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Using Polymorphism instead of Conditionals

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Interviewing nowadays with tech companies has become run of the mill. You have phone screens, then you are brought on for on site interviews. And in each one of these, you are asked one mind-bending, off-ball algorithm question after another. I personally have been on both sides of the interview table, having asked and been asked my fair share of these. And after a while, I started questioning whether these questions provided any insight into how interviewees think other than their knowledge of algorithms.

It was then that I decided I wanted to try and find out if the candidates really understood polymorphism and other concepts, rather than their knowledge of algorithms, since every other interviewer would be covering that. And that was when I stumbled upon this gem of a question, which also underlies a fundamental concept of object oriented programming.

The question is simple. “Given a mathematical expression, like 2 + 3 * 5, which can be represented as a binary tree, how would you design the classes and code the methods so that I can call evaluate() and toString() on any node of the tree and get the correct value.”. Of course, I would clarify that populating the tree was out of the scope of the problem, so they had a filled in tree to work with. It also gives me a chance to figure out how the candidate thinks, whether he asks whether filling in the tree is his problem or whether he just assumes stuff. You could preface this question with another about Tree’s and traversal to check the candidate’s knowledge and whether this one would be a waste of time or not.

Now, one of three things can happen at this point. One, the candidate has no clue about trees and traversals, in which case there is no point proceeding down this line. Second, which seems to happen more often than not, is the candidate gives a class and method like the following :

class Node {
char operator;
int lhsValue, rhsValue;
Node left, right;

public int evaluate() {
int leftVal = left == null ?
lhsValue : left.evaluate();
int rightVal = right == null ?
rhsValue : right.evaluate();
if (operator == '+') {
return leftVal + rightVal;
} else if (operator == '-') {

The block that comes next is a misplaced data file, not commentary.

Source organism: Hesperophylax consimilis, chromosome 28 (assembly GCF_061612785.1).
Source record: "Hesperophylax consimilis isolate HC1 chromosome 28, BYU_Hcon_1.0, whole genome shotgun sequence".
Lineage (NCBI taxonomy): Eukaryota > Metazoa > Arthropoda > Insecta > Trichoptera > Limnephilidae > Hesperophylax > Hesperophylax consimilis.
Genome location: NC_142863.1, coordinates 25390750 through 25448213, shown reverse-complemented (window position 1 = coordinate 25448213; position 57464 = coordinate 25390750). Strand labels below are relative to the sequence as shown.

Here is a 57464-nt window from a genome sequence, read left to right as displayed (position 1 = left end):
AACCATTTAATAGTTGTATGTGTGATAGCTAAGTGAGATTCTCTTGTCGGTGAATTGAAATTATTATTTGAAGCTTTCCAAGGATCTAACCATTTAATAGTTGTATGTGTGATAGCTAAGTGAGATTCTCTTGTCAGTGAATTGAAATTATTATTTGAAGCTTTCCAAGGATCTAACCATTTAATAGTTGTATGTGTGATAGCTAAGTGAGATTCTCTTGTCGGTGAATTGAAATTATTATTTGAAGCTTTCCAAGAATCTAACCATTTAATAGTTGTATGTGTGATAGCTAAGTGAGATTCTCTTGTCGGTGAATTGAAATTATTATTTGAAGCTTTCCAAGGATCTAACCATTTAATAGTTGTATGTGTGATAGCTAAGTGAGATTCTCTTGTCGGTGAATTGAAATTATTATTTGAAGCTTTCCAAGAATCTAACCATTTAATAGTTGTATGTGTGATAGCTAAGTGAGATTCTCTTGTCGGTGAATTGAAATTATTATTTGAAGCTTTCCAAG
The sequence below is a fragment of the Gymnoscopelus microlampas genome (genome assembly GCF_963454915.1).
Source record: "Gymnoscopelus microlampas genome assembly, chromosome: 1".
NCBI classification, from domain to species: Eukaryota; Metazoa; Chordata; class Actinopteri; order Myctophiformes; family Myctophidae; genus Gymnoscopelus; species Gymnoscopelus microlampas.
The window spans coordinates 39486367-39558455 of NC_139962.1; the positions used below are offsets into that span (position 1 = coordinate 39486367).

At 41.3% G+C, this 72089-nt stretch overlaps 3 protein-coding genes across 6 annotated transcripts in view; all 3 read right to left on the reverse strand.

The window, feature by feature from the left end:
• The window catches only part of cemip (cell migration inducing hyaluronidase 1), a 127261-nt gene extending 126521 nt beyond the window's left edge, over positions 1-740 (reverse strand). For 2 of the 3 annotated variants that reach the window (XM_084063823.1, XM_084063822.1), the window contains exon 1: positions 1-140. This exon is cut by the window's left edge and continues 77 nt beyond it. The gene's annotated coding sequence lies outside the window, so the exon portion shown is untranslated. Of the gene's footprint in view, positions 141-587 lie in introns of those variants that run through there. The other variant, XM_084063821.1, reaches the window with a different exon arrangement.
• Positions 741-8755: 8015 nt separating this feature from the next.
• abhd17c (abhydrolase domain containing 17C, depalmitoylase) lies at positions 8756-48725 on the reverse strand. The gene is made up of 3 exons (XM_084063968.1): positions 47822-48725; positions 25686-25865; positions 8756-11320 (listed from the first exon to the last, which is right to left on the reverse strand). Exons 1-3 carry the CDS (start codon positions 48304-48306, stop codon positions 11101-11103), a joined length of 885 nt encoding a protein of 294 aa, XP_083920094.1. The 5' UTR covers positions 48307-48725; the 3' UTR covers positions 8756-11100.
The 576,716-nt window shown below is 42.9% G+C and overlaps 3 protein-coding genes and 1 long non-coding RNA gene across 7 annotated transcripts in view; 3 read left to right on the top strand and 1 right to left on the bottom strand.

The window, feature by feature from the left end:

// So on and so forth.
// Same for toString()

Whenever I see code like the example above, it just screams that whoever is writing it has no clue about how to work with Polymorphism. While I agree that some conditionals are needed, like checks for boundary conditions, but when you keep working with similar variables, but apply different operations to them based on condition, that is the perfect place for polymorphism and reducing the code complexity.

In the above case, the biggest problem is that all the code and logic is enclosed in a single method. So when a candidate presents me with this solution, the first thing I ask is what happens when we need to add another operation, like division or something. When the prompt answer is that we add an if condition, that is when I prompt and ask if there is not a cleaner solution, which would keep code separate. Finally, often, you depend on third party libraries for functionality. Well, in those cases, you won’t be able to edit the original source code, leaving you cursing the developer who wrote it for not allowing an extensible design.

The ideal answer would, for this question, be that Node is an interface with evaluate() and toString(). Then, we have different implementations of Node, like a ValueNode, an AdditionOperationNode, and so on and so forth. The implementations would look as follows :

interface Node {
int evaluate();
String toString();

public class ValueNode
implements Node {
private int value;
public int evaluate() {
return value;
public String toString() {
return value + "";

public class AdditionOperationNode
implements Node {
Node left, right;
public int evaluate() {
return left.evaluate()
+ right.evaluate();
public String toString() {
return left.toString() + " + "
+ right.toString();


You could go one step further and have an abstract base class for all operations with a Node left and right, but I would be well satisfied with just the above solution. Now, adding another operation is as simple as just adding another class with the particular implementation. Testing-wise, each class can be tested separately and independently, and each class has one and only one responsibility.

Now there are usually two types of conditionals you can’t replace with Polymorphism. Those are comparatives (>, <) (or working with primitives, usually), and boundary cases, sometimes. And those two are language specific as well, as in Java only. Some other languages allow you to pass closures around, which obfuscate the need for conditionals.

Of course, one might say that this is overkill. The if conditions don’t really make it hard to read. Sure, with the example above, maybe. But when was the last time you had just one level of nesting? Most times, these conditionals are within conditionals which are within loops. And then, every bit of readability helps. Not to mention there is a combinatorial explosion of the amount of code paths through a method. In that case, wouldn’t it be easier to test that the correct method is called on a class, and just test those individually to do the right thing?

So next time you are adding a conditional to your code, stop and think about it for a second, before you go ahead and add it in.

Published at DZone with permission of its author, Shyam Seshadri. (source)

(Note: Opinions expressed in this article and its replies are the opinions of their respective authors and not those of DZone, Inc.)


Artur Biesiadowski replied on Fri, 2009/09/25 - 10:40am

When you will be going for interview yourself, you will meet a guy, who given 3rd solution will scream "You have no clue about patterns" and start complaining why you are not considering having more than one type of string representation, why hardcode evaluate() and toString(), but not for example typeCheck() etc and will only accept Visitor pattern as proper answer. (with separate visitor for evaluation and toString, with nodes holding only the data, without actual behaviour).